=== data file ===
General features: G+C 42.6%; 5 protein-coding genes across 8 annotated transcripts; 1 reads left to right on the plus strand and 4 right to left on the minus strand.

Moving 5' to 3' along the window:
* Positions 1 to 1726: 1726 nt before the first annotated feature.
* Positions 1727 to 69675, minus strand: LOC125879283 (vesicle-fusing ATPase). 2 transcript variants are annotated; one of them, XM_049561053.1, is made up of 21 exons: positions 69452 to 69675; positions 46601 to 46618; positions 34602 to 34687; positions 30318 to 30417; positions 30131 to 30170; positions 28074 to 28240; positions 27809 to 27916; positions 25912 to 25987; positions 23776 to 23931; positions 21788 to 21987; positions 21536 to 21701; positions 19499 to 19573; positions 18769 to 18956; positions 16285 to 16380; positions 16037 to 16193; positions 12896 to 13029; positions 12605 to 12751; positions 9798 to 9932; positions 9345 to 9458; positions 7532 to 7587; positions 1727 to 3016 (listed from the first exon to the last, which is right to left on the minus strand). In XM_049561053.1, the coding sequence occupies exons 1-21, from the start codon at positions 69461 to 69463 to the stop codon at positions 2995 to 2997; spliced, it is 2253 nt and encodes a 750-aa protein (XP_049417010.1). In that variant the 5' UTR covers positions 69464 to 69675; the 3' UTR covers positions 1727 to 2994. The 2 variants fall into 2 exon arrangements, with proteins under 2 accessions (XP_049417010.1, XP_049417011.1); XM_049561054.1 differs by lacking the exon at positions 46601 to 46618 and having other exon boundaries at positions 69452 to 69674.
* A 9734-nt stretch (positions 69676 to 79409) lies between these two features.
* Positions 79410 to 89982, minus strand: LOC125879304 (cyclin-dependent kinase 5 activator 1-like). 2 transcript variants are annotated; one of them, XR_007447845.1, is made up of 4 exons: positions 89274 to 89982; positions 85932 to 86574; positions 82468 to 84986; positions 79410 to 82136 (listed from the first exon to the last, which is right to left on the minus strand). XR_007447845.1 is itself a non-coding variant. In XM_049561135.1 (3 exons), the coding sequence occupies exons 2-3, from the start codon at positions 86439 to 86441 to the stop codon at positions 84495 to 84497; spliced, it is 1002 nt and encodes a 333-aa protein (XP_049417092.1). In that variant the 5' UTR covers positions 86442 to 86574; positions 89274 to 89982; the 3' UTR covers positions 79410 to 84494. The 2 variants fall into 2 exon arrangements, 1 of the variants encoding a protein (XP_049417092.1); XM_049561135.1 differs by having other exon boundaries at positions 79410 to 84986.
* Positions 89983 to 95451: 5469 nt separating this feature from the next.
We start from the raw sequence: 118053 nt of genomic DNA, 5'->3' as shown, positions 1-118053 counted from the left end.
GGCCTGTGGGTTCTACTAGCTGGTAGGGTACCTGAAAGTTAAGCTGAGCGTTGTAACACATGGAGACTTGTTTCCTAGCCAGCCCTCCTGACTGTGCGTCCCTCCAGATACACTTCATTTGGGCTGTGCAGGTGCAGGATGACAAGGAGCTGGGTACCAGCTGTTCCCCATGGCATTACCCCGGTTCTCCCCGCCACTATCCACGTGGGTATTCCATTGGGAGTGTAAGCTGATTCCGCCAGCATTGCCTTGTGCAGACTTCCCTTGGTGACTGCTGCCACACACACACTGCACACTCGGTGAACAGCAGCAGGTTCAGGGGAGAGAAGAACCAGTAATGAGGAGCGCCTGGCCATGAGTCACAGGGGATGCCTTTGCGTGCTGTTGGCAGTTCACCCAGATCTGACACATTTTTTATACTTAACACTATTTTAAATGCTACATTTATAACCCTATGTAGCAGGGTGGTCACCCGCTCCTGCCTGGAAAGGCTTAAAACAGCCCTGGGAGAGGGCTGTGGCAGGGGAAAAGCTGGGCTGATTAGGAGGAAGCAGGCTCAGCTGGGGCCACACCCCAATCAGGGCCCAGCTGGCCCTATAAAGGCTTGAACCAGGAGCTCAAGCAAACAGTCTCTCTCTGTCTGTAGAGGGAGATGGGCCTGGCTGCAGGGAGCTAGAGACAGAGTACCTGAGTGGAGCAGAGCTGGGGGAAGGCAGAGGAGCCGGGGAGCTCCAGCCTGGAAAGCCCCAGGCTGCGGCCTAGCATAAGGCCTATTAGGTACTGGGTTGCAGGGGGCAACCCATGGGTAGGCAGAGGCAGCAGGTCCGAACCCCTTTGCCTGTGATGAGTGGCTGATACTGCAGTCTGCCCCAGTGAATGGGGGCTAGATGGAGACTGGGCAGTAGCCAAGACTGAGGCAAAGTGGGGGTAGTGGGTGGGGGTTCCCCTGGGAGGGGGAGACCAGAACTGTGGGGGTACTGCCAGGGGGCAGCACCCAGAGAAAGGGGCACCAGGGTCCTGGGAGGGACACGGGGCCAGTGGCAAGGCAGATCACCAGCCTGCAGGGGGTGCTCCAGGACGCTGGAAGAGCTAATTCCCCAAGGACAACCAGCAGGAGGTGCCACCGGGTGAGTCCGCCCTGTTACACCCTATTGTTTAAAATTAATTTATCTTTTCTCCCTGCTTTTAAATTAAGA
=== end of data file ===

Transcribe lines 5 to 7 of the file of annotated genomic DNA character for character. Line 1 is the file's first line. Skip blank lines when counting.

* A 9734-nt stretch (positions 69676 to 79409) lies between these two features.
* Positions 79410 to 89982, minus strand: LOC125879304 (cyclin-dependent kinase 5 activator 1-like). 2 transcript variants are annotated; one of them, XR_007447845.1, is made up of 4 exons: positions 89274 to 89982; positions 85932 to 86574; positions 82468 to 84986; positions 79410 to 82136 (listed from the first exon to the last, which is right to left on the minus strand). XR_007447845.1 is itself a non-coding variant. In XM_049561135.1 (3 exons), the coding sequence occupies exons 2-3, from the start codon at positions 86439 to 86441 to the stop codon at positions 84495 to 84497; spliced, it is 1002 nt and encodes a 333-aa protein (XP_049417092.1). In that variant the 5' UTR covers positions 86442 to 86574; positions 89274 to 89982; the 3' UTR covers positions 79410 to 84494. The 2 variants fall into 2 exon arrangements, 1 of the variants encoding a protein (XP_049417092.1); XM_049561135.1 differs by having other exon boundaries at positions 79410 to 84986.
* Positions 89983 to 95451: 5469 nt separating this feature from the next.